Cryptography Stack Exchange is a question and answer site for software developers, mathematicians and others interested in cryptography. It's 100% free, no registration required.

Sign up
Here's how it works:
  1. Anybody can ask a question
  2. Anybody can answer
  3. The best answers are voted up and rise to the top

I'm looking at source code for BitcoinJ that derives a public key from the private key.

     * Create the public key from the private key
     * @param       privKey             Private key
     * @param       compressed          TRUE to generate a compressed public key
     * @return                          Public key
    private byte[] pubKeyFromPrivKey(BigInteger privKey, boolean compressed) {
        ECPoint point = ecParams.getG().multiply(privKey);
        return point.getEncoded(compressed);

Since "G" is known, and published for each given curve, what prevents someone from dividing (or multiple consecutive subtractions) to determine the private key?

If possible, would you explain it in layman's terms, and also provide additional concepts I can research the relevant background.

share|improve this question
The short answer is that there is no (known) efficient algorithm that can solve $A = a G$ for $a$, even when $A$ and $G$ are known. – CodesInChaos Feb 11 '14 at 16:26
@CodesInChaos Thanks. From my algebra background I see A = aG as simple variables. Is the difficulty inherent in the fact we're looking at a multiplicative cyclic group? My intent with this question is to study the simplest approaches to key recovery with crypto the following categories: 1: integer factorization, 2: discrete logarithm, 3: ECC discrete logarithms. – LamonteCristo Feb 11 '14 at 16:34
I'm not sure if this kind of key recovery applies to the 3 scenarios. Again this is all self study so if you have a better path to learning, please do share. – LamonteCristo Feb 11 '14 at 16:35
I used additive notation. If you prefer multiplicative notation you'd say it's hard to solve $A=G^a$ for $a$. This problem (with either notation) is the discrete logarithm problem, which is believed to be hard on (the commonly used) finite fields and elliptic curves). DLP is easy in some groups and hard in others. We use those where it's hard, because else this kind of crypto would be trivially broken. – CodesInChaos Feb 11 '14 at 16:37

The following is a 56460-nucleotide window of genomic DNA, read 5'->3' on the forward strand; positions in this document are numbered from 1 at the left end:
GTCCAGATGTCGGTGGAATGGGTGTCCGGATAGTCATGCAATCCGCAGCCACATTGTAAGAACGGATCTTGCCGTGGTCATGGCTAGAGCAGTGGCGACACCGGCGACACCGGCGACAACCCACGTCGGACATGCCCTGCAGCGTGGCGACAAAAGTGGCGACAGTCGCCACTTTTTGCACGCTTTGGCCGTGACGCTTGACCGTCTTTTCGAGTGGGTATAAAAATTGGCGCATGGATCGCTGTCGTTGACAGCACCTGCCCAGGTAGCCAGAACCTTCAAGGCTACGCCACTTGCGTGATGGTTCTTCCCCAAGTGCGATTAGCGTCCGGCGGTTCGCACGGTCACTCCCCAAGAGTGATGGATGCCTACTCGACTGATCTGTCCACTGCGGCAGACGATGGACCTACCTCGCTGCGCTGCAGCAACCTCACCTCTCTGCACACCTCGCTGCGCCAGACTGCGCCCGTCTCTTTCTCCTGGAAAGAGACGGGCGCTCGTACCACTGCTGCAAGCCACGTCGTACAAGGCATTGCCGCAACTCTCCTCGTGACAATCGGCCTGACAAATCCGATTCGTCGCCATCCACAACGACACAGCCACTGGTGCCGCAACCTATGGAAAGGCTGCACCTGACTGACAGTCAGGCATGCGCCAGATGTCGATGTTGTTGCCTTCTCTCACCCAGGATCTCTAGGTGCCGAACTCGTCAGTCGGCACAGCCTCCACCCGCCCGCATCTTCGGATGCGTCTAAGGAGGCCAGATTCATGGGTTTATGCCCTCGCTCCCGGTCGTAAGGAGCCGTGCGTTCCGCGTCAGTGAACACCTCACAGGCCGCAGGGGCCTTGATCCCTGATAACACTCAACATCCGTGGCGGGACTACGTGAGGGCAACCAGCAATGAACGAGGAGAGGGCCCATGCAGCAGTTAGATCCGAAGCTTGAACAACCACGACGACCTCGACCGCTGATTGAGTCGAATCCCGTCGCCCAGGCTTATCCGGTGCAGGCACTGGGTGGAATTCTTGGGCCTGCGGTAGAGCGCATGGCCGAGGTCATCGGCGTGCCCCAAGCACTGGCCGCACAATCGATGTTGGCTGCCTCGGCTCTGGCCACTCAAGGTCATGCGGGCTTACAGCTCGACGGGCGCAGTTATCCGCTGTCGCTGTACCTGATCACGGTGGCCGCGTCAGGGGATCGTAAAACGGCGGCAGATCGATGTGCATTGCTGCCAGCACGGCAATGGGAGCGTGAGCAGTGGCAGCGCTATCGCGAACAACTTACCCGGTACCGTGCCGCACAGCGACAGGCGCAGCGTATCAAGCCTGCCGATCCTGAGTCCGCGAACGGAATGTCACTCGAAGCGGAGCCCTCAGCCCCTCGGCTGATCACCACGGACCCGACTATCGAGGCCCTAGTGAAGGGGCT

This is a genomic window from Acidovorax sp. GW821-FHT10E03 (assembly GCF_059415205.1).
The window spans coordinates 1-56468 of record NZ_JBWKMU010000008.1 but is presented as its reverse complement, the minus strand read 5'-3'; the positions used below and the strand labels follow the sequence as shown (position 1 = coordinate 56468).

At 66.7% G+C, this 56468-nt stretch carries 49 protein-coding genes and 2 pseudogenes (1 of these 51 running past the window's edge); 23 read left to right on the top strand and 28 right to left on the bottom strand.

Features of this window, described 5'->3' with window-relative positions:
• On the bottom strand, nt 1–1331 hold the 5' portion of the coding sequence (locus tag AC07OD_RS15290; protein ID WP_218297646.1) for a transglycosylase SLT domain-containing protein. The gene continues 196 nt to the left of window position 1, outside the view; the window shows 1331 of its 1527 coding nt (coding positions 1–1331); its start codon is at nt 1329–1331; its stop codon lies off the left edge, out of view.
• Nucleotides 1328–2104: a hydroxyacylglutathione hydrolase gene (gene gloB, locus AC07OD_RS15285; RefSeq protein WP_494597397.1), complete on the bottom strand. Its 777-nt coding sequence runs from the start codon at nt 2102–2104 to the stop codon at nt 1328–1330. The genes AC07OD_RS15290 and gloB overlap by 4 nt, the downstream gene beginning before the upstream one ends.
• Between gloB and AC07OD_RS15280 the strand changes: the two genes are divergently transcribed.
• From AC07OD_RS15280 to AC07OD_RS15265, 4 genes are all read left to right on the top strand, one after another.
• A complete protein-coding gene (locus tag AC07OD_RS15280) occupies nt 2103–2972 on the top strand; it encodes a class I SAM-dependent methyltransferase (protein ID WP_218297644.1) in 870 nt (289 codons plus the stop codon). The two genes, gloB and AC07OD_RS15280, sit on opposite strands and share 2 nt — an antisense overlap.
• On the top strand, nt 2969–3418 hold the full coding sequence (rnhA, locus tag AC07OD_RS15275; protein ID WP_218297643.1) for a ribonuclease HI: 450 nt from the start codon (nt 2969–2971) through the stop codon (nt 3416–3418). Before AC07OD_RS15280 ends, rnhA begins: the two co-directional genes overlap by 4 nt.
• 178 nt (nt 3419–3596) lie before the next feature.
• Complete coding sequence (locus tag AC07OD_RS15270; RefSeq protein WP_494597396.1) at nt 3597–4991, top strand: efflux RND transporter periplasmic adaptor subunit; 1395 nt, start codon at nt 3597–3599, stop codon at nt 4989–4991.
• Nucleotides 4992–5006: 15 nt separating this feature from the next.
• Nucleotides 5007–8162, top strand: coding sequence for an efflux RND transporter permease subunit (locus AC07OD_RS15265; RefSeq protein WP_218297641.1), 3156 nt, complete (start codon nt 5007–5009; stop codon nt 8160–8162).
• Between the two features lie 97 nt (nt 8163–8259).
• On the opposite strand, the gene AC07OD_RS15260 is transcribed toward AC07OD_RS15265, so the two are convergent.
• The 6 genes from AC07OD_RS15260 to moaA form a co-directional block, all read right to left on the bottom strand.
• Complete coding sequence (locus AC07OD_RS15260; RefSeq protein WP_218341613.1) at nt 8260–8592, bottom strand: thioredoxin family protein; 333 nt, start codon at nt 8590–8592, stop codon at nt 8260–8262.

@makerofthings7 DLOG and ECC DLOG are conceptually the same Problem. It is 'logarithms in groups'. You can see an elliptic curve as a fancy way to specify a group. As this group is abelian it is common to denote it additively. – gmoktop Feb 11 '14 at 18:41

Concerning your notation problem, yes that is kind of an issue. First, elliptic curves in cryptography are usually noted in additive notation. That's why the function call is called "multiply" and is not just a "simple multiplication" but in practice it uses the same principle as exponentiation for "normal numbers" (implemented mostly as "square and multiply", or in additive notation "double and add").

In the basic finite fields, however, people use mostly multiplicative notation to imply, that the DLOG problem is hard, because the equivalent problem based on the addition of numbers is quite easy (given numbers $a$ and $b$, everyone can calculate $a\cdot b$).

To answer your problem with the understanding: In elliptic curves, the "division" operation is not possible (well, computationally hard). This is based on the fact, that in elliptic curves we have only one group structure and we have to work with only this. Finite fields, however, offer us two group structures and they are linked by the distributive property, which in return makes the Diffie-Hellman problem easy for the additive group structure.

share|improve this answer

Your Answer


By posting your answer, you agree to the privacy policy and terms of service.

Not the answer you're looking for? Browse other questions tagged or ask your own question.